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Tensions between cyclists and drivers in Canada have never been higher, after three cyclists were killed by a pickup truck on a stretch of highway near Montreal and charges against former Ontario attorney-general Michael Bryant were dropped in the death of Toronto bike courier Darcy Allan Sheppard.

This week, The Globe and Mail spoke to Dutch-born Arno Schortinghuis, president of the Vancouver Area Cycling Coalition, one of the cycling community's moderate voices.

Why does there seem to be less tension between drivers and cyclists in Vancouver than in many other cities?

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In Vancouver, 4 per cent of trips are made by bike. In Toronto, it is 1 or 2 per cent, and in Montreal, it's a bit higher than that. The more people there are riding bikes, the safer it is for all cyclists. Motorists expect to see more cyclists on the road, and are more cautious and accommodating.

Isn't it to be expected that motorists would be uncomfortable having to share the road with bikes?

I maintain that it is good for motorists as well, because more people riding bikes means less people driving cars. A bicycle is much smaller than a car so it leaves much more room on the roadway.

Is that the European experience?

That's what they discovered in cities like Copenhagen. About 40 per cent of trips there are already made by bicycle. They are going gangbusters trying to improve it, because they know the least expensive way to move people around is by bicycle. They want to make it 50 per cent as soon as possible.

Could a Canadian city actually reach that level?

I think it is possible, but you also need good [long-term]planning. You want to make communities more compact. You want workplaces that are relatively close to the living spaces, so you don't have to drive as far, take transit as far, or cycle as far.

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A lot of [other]things have to happen. The city of Vancouver wanted to install special cycling phases on their traffic signals, but they can't do that because it has to be passed by the provincial government first. A little thing like that holds back the development of cycling. The province just refused to touch it.

Is separating cars from bike traffic a key factor in getting more people on two wheels?

It is a key component for increasing the number of people who ride bikes. Research at the University of British Columbia [looked into]what kind of facilities would attract more people. The clear answer is separated or off-road cycling paths.

The large percentage of people who refuse to ride on the roads [feel that way]because they think it's unsafe.

What happened when a bike lane was installed on the Burrard Street bridge in Vancouver?

With that one piece of protected infrastructure, the number of cyclists going over the bridge increased by 30 per cent.

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Retailers say bike lanes reduce parking spots and thus cut store traffic. Is that justified?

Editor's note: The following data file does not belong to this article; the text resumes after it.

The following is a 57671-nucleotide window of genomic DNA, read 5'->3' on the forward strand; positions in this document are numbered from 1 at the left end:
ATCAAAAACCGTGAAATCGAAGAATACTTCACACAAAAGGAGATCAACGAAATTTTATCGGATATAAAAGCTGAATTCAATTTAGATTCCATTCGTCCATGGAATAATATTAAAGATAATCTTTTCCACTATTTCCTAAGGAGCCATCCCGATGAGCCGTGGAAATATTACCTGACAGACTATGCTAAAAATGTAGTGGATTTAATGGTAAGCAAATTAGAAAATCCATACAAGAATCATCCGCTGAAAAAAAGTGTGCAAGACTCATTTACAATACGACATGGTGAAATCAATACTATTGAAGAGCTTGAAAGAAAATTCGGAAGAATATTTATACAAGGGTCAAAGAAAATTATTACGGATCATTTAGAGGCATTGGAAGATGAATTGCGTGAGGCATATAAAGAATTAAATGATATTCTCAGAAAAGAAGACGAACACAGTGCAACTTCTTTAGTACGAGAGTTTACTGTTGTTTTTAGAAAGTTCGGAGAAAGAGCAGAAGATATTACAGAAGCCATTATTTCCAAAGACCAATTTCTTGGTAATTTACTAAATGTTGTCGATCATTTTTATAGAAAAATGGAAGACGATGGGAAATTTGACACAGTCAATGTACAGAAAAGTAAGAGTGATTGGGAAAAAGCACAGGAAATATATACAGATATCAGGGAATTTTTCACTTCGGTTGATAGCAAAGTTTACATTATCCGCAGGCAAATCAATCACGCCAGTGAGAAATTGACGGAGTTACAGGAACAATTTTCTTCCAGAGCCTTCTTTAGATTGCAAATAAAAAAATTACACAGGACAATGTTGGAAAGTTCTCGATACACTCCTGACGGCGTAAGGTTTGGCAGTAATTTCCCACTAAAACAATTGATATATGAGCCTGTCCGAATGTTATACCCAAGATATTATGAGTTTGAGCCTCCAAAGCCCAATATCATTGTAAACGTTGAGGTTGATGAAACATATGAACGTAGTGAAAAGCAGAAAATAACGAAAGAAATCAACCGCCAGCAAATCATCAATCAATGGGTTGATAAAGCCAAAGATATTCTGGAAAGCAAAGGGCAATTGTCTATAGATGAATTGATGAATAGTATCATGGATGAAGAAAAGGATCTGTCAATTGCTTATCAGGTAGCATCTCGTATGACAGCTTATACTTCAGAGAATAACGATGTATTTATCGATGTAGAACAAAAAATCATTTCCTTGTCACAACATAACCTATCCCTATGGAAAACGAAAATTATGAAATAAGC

If you improve the cycling access to the stores, there's going to be more traffic in the stores. In Copenhagen, the capacity of a roadway is three times higher if it's bicycle-oriented than if it is [geared to]cars. So for the same amount of pavement you can get three times as many people on bicycles than on single-occupancy cars.

What about cyclists' bad behaviour?

Everybody is breaking the law and I don't see why cyclists should be singled out. If a car driver does something wrong like blowing through a stop sign, and a cyclist comes along on the other street, guess who is going to lose out on that interaction? If a cyclist blows through a stop sign and hits a car, the cyclist is going to be the worse off.

Is climate an issue in keeping Canadians off bikes?

Copenhagen is a northern city. And check out Denver, Colo. That's a snowy place. They have beautiful off-road cycling paths going into downtown. Their priority, when it snows, is to clean off the bike routes, first thing. You have to treat the bike lane as an important part of your transportation infrastructure.

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What about the argument that North American cities are built around the car?

In Europe, they faced this issue in the 1960s and 1970s. They said, look, you can't keep supporting the car, it's unsustainable. Then they went gangbusters putting in cycling [infrastructure] But it wasn't easy. There was a lot of conflict. That's exactly what is happening here now.

What about bike sharing?

Bike sharing is very important to build up the number of people riding bikes. People are converted, and then buy their own bike. In Paris, hardly anybody road their bikes. They did two things there to turn things around. They built protected bike lanes and they introduced bike sharing. That dramatically increased the number of people riding.

How long have you been biking?

I'm 63 [and]I tell people that I rode on a bike before I was born, because that's all the transportation my parents had in Holland.

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What kind of bike do you ride?

I'm a very thrifty Dutchman, and I ride a 1980 Apollo. I love those 1980s Japanese bikes because they have steel frames and I can fix them.

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